Editor's Note

CBD's Quest for Market, Legal & Medical Legitimization

CBD represents a solid market opportunity for DME pharmacies, but work needs to be done. Fortunately, we're getting there.

We’ve all watched the ongoing push to legalize marijuana play out for several years now, but while much of the consumer news has focused its attention on the portion of the market devoted to recreational use of the psychoactive cannabinoid tetrahydrocannabinol (THC), there’s an equally important market for the other cannabinoid cannabidiol, otherwise known as CBD.

Many consumers have come to experience and evangelize the benefits of using CBD oils, lotions and pills to treat chronic pain, insomnia and anxiety. I have personally found it beneficial to treat ongoing pain from a shoulder injury I suffered as a teenager. In my personal experience, it works and I’m grateful for it — a lifelong pain issue no longer interrupts my sleep or ruins my quality of life.

CBD products are sold in varying dosages that might or might not contain very small percentages of THC, as well. You can buy them online and depending on what state you live in, you can buy it at retail establishments. In fact, CBD use has grown so widespread according to market researchers the Brightfield Group, the global CBD market could expand to $22 billion by 2022. That’s not what I’d call an outlier.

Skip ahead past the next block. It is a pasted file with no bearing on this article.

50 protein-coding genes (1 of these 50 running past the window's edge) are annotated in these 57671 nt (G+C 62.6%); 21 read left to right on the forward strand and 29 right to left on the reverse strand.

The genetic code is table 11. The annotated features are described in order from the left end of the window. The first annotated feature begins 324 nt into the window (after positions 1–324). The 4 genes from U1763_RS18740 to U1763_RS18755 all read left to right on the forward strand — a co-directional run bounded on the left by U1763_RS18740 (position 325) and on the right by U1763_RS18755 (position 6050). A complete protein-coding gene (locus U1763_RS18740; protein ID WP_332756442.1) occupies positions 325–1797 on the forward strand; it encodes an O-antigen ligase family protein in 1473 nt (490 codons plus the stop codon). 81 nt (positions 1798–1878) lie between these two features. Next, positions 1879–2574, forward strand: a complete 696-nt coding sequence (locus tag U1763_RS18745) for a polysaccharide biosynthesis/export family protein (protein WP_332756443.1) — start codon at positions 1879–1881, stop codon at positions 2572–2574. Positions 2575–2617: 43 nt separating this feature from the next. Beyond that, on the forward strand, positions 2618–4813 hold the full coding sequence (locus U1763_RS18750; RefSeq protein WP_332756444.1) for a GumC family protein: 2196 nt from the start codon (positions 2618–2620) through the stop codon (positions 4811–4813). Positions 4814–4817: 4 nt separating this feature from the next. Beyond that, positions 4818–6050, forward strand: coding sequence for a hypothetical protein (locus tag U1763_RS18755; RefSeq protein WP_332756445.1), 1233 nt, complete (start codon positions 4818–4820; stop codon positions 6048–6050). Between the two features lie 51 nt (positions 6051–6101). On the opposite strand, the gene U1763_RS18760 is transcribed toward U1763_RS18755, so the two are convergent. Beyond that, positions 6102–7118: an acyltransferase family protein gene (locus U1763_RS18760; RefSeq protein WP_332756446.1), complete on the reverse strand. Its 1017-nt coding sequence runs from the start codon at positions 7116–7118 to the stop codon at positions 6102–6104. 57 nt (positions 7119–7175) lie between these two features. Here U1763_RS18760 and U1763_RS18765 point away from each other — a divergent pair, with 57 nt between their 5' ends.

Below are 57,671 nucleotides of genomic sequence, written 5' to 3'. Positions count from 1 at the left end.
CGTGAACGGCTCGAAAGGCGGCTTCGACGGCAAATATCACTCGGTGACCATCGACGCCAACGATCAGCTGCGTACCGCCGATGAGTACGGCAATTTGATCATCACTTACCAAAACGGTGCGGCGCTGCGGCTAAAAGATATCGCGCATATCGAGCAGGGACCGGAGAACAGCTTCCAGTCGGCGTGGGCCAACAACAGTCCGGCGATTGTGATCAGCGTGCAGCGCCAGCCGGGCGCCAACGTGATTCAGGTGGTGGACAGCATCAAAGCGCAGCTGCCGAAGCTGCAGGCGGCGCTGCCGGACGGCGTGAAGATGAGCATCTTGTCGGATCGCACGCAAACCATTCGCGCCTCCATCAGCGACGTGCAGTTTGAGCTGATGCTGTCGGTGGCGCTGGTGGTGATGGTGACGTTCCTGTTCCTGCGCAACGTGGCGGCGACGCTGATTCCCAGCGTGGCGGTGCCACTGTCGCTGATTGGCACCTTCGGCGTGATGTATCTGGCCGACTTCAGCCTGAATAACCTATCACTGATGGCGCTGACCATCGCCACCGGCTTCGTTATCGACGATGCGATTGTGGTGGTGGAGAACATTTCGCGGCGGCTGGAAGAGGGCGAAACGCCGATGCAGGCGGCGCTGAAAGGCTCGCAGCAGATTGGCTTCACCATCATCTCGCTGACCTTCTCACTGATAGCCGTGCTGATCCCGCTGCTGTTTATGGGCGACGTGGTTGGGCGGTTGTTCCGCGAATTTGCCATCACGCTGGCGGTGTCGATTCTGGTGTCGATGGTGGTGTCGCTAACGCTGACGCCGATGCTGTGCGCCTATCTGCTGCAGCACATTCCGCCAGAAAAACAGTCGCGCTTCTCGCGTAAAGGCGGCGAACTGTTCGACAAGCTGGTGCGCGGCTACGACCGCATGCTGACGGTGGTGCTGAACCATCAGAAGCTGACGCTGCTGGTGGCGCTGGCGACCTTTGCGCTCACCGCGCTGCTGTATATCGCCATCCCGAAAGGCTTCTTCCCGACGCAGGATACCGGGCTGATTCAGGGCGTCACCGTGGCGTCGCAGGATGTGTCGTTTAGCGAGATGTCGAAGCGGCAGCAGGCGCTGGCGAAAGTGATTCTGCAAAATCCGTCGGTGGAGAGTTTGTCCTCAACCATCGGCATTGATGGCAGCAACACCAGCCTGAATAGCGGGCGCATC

The problem is that CBD has been existing in a legal grey area. For all intents and purposes, the DOJ and DEA consider any part of cannabis, including CBD, a narcotic, but they have not enforced any laws when it comes to so-called “industrial hemp” products that include less than 0.3 percent THC, which covers most CBD products.

However, CBD has found an unlikely Congressional champion in Senate Majority Leader Mitch McConnell (R-Ky.), who has introduced legislative language into the bi-partisan 2018 Farm Bill that would remove industrial hemp production from the Controlled Substances Act. Oddsmakers on Capitol Hill give the Farm Bill a 65 percent chance of being passed before the end of the year.

Moreover, besides market potential, CBD advocates argue that, as a non-addictive painkiller, the drug could be a cure for the opioid epidemic facing the United States. That said, we haven’t seen Congress approve funding for in-depth NSF or NIH research into CBD’s efficacy as a safer opioid alternative.

And that’s what CBD needs: Research. It has the market legitimacy. It’s getting the legal legitimacy. But it needs the actual medical and pharmaceutical legitimacy that makes for sound medicine. For instance, CBD can influence the liver’s cytochrome P450 enzyme system, which helps metabolize various compounds — including a whole host of drugs, such as statins, steroids and antidepressants. Without medical research into possible interactions, the medical community and consumers are flying blind.

It’s time to get past whatever hang-ups we might have about CBD or cannabis, and start doing the necessary research that legitimate pharmaceuticals require. Market demand and usage have brought the issue to the fore.

This article originally appeared in the DME Pharmacy December 2018 issue of HME Business.

About the Author

David Kopf is the Executive Editor of HME Business and DME Pharmacy magazine. Follow him on Twitter at @postacutenews.

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